“Do you remember this one from our first year together?” she asked, holding up a thin tin Santa Claus. “It’s the first ornament I bought with my own money. It cost $1.”
She’s told the story before, but I love to hear it anyway. My wife was working as a waitress at the time while going to school, and she’d grabbed a slew of ornaments at a bargain store. A pig, a moon, a cow, some clear bulbs, a snowman.
When my wife was pregnant, a British friend gave us a Gooseberry ornament because of the saying “babies are born under a Gooseberry bush.” I didn’t know until recently that “Gooseberry bush” was 19th-century slang for pubic hair. It’s hanging there now.
There are ornaments the kids picked out or that others bought for them that mark different periods of their lives.
We have numerous owls, for example, because for a long time my now 12-year-old son loved owls. Mommy owls with baby owls. For a time it was penguins.
There’s a pickle ornament that my sister-in-law bought for my son because for a while he was joking a lot about pickles. Get it? Pickle?
There’s a gorgeous purple and gold concoction that my daughter excitedly took off the tree when we went to see the lobby of the fancy Willard Hotel in Washington, D.C. She was very small and I told her sadly that we couldn’t just take it but the hotel kindly insisted she must have it because she was so completely adorable and had such a sparkle in her eyes from the gay lights all around.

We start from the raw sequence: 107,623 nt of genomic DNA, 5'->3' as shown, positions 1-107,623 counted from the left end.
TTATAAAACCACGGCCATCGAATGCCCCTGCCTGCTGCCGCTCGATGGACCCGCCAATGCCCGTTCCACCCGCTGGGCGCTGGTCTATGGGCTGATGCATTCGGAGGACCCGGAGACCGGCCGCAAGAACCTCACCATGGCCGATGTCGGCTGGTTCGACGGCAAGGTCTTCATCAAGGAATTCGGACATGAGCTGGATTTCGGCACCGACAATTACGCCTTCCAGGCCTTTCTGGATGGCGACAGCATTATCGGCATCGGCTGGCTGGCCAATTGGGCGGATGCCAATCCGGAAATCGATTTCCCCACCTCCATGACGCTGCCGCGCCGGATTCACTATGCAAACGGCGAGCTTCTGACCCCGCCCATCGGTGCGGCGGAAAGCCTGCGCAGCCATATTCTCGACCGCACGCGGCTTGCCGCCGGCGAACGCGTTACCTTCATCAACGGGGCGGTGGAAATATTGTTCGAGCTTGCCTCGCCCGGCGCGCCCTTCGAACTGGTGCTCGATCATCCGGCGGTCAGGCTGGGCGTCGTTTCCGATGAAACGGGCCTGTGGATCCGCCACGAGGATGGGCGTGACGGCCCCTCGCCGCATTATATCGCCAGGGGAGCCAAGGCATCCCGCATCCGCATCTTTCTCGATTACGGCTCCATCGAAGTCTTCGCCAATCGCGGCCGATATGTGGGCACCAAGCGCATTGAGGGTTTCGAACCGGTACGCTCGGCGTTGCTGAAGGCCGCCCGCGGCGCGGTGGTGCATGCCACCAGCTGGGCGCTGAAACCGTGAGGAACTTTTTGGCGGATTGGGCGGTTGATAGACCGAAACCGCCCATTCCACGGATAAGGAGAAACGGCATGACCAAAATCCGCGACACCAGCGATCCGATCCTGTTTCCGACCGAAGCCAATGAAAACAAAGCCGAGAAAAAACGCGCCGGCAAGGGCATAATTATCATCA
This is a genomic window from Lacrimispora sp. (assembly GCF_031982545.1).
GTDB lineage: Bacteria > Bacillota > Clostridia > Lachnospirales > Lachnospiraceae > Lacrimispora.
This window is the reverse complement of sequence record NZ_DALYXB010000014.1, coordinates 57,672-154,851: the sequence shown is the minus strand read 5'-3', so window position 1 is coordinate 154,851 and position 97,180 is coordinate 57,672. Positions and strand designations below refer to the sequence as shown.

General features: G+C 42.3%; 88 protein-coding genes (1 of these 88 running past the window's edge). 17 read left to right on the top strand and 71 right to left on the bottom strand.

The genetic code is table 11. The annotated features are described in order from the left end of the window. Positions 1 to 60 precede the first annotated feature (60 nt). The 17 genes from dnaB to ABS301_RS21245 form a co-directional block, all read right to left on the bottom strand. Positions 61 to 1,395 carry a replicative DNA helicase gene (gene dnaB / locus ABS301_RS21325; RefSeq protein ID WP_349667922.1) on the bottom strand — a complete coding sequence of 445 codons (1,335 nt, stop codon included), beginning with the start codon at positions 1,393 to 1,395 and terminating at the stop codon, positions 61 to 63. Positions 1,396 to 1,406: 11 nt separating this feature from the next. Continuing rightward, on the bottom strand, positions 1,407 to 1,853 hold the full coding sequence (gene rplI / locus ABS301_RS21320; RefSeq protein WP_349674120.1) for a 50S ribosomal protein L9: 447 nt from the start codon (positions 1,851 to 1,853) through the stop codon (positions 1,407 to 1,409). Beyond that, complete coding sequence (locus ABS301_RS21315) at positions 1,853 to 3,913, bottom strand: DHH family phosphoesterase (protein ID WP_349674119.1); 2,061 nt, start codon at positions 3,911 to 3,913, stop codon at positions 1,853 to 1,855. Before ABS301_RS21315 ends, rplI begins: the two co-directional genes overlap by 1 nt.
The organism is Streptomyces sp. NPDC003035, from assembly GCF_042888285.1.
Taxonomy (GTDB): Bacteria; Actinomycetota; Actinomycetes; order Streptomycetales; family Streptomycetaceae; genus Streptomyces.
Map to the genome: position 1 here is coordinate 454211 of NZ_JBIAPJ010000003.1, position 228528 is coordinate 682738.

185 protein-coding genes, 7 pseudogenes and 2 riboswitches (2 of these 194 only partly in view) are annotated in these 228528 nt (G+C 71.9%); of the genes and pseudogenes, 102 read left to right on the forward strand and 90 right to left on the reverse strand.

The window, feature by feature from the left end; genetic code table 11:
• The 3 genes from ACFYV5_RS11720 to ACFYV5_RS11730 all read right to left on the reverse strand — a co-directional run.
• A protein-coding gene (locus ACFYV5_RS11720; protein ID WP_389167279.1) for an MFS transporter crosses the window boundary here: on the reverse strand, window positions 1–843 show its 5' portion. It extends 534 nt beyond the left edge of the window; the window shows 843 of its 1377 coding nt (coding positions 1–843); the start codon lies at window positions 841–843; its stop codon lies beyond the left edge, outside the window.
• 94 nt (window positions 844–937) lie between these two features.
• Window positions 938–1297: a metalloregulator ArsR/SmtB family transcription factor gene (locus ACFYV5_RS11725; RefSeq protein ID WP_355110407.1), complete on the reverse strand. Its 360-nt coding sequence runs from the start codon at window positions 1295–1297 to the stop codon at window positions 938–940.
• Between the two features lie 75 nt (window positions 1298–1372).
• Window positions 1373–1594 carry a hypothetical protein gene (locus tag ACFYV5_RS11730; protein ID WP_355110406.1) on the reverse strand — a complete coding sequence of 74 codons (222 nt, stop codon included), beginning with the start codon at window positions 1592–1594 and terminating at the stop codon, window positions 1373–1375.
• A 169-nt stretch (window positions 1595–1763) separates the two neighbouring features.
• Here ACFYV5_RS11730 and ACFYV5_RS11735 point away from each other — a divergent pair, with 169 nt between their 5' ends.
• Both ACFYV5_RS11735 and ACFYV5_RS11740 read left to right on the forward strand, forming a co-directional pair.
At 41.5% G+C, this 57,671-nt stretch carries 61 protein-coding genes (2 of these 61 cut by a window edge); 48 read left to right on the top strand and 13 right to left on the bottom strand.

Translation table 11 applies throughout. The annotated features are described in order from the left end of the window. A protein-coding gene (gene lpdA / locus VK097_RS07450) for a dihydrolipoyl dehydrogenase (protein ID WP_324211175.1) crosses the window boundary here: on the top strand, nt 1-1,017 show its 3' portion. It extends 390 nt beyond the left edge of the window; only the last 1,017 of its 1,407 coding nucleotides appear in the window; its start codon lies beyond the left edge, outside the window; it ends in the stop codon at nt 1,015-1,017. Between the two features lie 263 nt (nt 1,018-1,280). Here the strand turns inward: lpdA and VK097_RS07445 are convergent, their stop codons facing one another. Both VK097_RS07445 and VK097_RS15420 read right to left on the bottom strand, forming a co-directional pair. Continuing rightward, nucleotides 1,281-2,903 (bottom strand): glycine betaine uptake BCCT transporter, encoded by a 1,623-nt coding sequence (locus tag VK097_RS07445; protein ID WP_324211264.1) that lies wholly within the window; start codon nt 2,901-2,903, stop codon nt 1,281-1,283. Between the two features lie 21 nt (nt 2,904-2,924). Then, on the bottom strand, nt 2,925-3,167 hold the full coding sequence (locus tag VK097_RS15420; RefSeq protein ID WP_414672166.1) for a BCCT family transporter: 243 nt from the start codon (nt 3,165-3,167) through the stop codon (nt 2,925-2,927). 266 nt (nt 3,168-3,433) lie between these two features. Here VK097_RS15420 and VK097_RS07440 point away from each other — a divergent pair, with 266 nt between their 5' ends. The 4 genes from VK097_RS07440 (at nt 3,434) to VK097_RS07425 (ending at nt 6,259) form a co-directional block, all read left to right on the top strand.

There are ornaments commemorating moments we spent together as a family. The nutcracker from our fancy tea at the Fairmont Hotel in San Francisco.
A glittering plaid ornament from our trip to Scotland, where my father’s side of the family came from long ago.
A corgi from Westminster Abbey, where we happened to witness the dedication ceremony for a memorial honoring Nelson Mandela.
An Eiffel tower from Paris.
A lobster from when we went to the beach.
There’s an ornament of the globe that my wife bought because we wanted to travel the world. I’m old enough now to realize how many places I will never go.
There’s a beehive my wife bought because I’m her honey.
A blowfish because that’s something I used to call her after she got angry.
A peach because that’s what I call her sometimes. She’s unquestionably my peach, and I’m lucky she’s mine. She’s the reason I have these ornaments, these memories.
My wife has already wrapped most of the presents and put them under the tree. Each one has a red bow. I am not as prompt as she is in the wrapping department and have a few I need to do (all of them), as do the children. I’ll have to get on it. My wife likes to sit and look at the whole tableau, sometimes with a cup of tea. I will find her alone in the living room happily contemplating. I want her to enjoy that time as much as she can.
As I look at our Tannenbaum, I am filled with gratitude for simple things: that we are healthy, sheltered, safe, fed, and together. This year has underscored again how precious such privileges are. It’s good to celebrate them.
But first, I must water the tree.